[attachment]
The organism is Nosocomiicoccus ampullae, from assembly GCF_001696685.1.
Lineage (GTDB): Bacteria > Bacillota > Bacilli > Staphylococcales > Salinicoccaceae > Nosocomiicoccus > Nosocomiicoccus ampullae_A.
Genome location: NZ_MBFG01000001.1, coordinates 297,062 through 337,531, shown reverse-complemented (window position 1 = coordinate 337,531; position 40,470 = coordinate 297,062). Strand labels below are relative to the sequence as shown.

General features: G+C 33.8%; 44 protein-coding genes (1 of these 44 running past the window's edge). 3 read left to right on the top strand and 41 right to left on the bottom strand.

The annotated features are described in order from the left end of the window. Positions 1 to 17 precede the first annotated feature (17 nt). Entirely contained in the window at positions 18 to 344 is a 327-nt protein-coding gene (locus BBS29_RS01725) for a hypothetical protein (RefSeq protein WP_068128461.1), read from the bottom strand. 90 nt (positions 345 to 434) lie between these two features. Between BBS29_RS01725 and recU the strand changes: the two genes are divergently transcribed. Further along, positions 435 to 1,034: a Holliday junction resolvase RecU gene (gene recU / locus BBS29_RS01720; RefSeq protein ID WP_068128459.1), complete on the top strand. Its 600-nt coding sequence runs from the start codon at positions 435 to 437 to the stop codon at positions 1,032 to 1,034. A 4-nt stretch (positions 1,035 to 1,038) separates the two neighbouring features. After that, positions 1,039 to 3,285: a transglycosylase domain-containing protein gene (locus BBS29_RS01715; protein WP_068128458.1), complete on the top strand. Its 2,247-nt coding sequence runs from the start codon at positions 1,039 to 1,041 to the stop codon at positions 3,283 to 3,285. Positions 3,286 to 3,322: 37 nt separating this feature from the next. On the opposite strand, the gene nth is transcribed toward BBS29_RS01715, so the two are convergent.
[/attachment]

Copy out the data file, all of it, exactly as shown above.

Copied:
The organism is Nosocomiicoccus ampullae, from assembly GCF_001696685.1.
Lineage (GTDB): Bacteria > Bacillota > Bacilli > Staphylococcales > Salinicoccaceae > Nosocomiicoccus > Nosocomiicoccus ampullae_A.
Genome location: NZ_MBFG01000001.1, coordinates 297,062 through 337,531, shown reverse-complemented (window position 1 = coordinate 337,531; position 40,470 = coordinate 297,062). Strand labels below are relative to the sequence as shown.

General features: G+C 33.8%; 44 protein-coding genes (1 of these 44 running past the window's edge). 3 read left to right on the top strand and 41 right to left on the bottom strand.

The annotated features are described in order from the left end of the window. Positions 1 to 17 precede the first annotated feature (17 nt). Entirely contained in the window at positions 18 to 344 is a 327-nt protein-coding gene (locus BBS29_RS01725) for a hypothetical protein (RefSeq protein WP_068128461.1), read from the bottom strand. 90 nt (positions 345 to 434) lie between these two features. Between BBS29_RS01725 and recU the strand changes: the two genes are divergently transcribed. Further along, positions 435 to 1,034: a Holliday junction resolvase RecU gene (gene recU / locus BBS29_RS01720; RefSeq protein ID WP_068128459.1), complete on the top strand. Its 600-nt coding sequence runs from the start codon at positions 435 to 437 to the stop codon at positions 1,032 to 1,034. A 4-nt stretch (positions 1,035 to 1,038) separates the two neighbouring features. After that, positions 1,039 to 3,285: a transglycosylase domain-containing protein gene (locus BBS29_RS01715; protein WP_068128458.1), complete on the top strand. Its 2,247-nt coding sequence runs from the start codon at positions 1,039 to 1,041 to the stop codon at positions 3,283 to 3,285. Positions 3,286 to 3,322: 37 nt separating this feature from the next. On the opposite strand, the gene nth is transcribed toward BBS29_RS01715, so the two are convergent.